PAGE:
US-China trade war to pose spillover risks for oil market sentiment
Baku, Azerbaijan, Aug.7
By Leman Zeynalova – Trend:
US-China trade war will pose spillover risks for the oil market sentiment, Trend reports with reference to Fitch Solutions Macro Research (a unit of Fitch Group).
President Trump has announced a 10 percent tariff on an additional $300 billion worth of Chinese goods. The tariffs take effect on September 1 and have already met with a response from Beijing, with state-owned enterprises (SOEs ) ordered to halt purchases of US agricultural products.
“Oil markets reacted badly to the news with global benchmark Brent dropping 7.2 percent on August 1. The additional tariff measures and, more importantly, any further retaliatory measures by China, will do little to impact physical oil and gas flows between the US and China, which have already declined to low or near-zero levels over the past 18
months. But demand in both domestic markets will come under renewed pressure, posing spillover risks for global demand and market sentiment,” reads the report released by Fitch Solutions.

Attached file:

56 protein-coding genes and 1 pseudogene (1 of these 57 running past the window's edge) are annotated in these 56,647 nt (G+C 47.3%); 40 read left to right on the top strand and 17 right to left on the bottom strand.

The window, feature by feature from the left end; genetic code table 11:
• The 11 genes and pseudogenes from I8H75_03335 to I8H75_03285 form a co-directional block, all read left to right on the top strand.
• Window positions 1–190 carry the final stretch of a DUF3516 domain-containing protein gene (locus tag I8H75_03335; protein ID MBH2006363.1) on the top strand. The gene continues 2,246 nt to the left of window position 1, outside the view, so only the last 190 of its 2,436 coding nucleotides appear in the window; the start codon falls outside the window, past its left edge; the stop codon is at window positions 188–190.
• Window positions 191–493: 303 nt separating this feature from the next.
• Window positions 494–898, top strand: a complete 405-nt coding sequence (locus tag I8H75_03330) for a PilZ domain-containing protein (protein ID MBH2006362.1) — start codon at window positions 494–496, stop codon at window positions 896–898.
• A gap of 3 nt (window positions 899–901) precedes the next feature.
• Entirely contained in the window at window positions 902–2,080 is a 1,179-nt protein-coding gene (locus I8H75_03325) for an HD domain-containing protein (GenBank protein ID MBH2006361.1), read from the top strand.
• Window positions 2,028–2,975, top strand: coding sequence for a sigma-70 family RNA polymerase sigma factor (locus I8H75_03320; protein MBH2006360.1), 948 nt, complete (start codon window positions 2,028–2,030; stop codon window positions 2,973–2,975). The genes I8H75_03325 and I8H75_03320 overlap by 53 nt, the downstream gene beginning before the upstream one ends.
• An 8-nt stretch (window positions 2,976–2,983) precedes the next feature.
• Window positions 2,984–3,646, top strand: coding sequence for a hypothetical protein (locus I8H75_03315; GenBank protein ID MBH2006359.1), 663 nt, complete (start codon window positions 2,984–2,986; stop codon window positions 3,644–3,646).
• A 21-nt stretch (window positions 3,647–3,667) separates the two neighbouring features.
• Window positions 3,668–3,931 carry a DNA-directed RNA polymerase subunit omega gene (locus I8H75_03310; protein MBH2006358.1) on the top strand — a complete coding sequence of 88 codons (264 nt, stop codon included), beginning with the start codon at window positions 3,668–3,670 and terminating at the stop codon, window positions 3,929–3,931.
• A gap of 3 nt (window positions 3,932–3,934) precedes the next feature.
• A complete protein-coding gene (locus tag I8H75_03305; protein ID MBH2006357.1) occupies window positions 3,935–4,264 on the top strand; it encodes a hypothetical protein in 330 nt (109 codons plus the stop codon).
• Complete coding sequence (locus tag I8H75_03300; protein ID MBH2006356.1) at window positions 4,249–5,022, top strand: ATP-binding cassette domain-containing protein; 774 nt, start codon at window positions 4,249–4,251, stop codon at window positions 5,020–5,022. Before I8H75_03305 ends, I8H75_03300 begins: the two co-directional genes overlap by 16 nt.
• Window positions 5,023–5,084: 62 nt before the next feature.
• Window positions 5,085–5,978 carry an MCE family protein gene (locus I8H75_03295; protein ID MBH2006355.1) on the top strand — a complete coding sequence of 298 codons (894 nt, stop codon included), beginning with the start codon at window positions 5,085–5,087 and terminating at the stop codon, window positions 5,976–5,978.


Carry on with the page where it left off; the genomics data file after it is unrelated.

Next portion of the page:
The company believes that oil products trade will see little change.
“For refined products overall, trade between the US and China is relatively thin. However, trade in LPG was traditionally more significant, with Chinese imports taking up 11.4 percent and 11.9 percent of total US exports in 2016 and 2017, respectively. Escalating trade tensions
between Beijing and Washington saw these volumes tumble over 2018 and in the first five months of 2019, less than 1 percent of US LPG exports were sent to China. As with LNG, much of the drop-off occurred before tariffs were put into place with Chines e buyers shunning US LPG in favour of volumes from the Middle East,” reads the report.
Crude trade flows, although relatively small, may face a greater impact, according to Fitch Solutions.
“China lacks scope to retaliate to US tariffs on a dollar-for-dollar basis and crude, which has so far been exempted from tariffs, looks increasingly vulnerable. Chinese imports of US crude showed some recovery in the first five months of the year, reaching almost 10 percent of total US exports in May. It seems likely that US-China crude flows will average lower in H219 than H119, regardless of whether or not tariffs are imposed by Beijing,” said the report.
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